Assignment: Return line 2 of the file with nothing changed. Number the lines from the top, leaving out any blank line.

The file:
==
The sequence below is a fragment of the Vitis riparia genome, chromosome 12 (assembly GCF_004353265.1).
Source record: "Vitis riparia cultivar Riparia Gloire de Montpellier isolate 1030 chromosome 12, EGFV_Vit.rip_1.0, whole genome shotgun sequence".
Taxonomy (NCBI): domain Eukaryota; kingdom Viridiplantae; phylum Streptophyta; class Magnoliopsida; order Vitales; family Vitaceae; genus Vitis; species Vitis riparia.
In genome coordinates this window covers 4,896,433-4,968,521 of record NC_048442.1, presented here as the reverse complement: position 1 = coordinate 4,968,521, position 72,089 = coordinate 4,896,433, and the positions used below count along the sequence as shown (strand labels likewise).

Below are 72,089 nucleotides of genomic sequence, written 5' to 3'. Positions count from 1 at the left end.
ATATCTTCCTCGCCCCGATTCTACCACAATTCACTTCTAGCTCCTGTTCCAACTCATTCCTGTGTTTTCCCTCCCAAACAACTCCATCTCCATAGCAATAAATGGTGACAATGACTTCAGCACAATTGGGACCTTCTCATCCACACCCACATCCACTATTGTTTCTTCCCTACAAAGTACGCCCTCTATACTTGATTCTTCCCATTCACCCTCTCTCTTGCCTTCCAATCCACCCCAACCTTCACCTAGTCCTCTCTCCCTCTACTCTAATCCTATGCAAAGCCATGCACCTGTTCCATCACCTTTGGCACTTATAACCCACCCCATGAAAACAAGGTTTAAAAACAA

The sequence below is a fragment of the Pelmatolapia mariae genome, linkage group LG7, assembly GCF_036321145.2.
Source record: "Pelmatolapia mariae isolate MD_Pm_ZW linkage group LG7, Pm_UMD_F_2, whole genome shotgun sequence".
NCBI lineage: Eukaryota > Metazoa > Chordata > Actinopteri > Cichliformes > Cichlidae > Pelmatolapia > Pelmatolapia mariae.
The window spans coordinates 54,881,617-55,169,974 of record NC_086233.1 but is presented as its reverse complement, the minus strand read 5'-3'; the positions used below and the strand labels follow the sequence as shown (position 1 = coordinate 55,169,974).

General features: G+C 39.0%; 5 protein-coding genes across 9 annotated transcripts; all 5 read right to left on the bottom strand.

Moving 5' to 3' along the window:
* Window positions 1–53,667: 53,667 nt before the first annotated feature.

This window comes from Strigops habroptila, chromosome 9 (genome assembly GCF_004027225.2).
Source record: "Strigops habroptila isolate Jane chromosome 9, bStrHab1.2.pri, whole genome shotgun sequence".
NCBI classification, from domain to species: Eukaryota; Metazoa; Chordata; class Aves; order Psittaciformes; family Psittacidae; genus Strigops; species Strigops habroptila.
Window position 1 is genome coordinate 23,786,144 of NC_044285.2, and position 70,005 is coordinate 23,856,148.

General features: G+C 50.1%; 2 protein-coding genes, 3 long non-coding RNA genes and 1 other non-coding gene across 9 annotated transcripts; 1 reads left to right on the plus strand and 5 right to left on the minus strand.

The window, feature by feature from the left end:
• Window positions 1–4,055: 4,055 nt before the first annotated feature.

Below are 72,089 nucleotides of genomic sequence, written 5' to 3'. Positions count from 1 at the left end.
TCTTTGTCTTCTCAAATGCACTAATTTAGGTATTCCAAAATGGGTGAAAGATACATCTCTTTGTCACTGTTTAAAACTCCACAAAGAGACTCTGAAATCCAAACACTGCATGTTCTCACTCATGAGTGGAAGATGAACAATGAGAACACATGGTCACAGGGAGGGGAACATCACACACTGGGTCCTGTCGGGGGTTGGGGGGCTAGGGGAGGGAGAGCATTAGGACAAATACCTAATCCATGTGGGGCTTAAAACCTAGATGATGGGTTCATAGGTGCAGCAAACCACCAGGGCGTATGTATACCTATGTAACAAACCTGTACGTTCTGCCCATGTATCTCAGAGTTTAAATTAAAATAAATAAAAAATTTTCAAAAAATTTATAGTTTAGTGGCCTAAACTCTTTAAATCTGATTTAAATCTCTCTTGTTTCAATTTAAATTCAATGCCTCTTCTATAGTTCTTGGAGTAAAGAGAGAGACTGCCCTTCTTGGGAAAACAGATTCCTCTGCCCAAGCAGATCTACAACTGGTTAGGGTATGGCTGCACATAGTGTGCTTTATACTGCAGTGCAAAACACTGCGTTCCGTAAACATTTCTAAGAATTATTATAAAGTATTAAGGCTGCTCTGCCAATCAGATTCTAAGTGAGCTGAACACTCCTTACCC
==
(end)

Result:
Source record: "Vitis riparia cultivar Riparia Gloire de Montpellier isolate 1030 chromosome 12, EGFV_Vit.rip_1.0, whole genome shotgun sequence".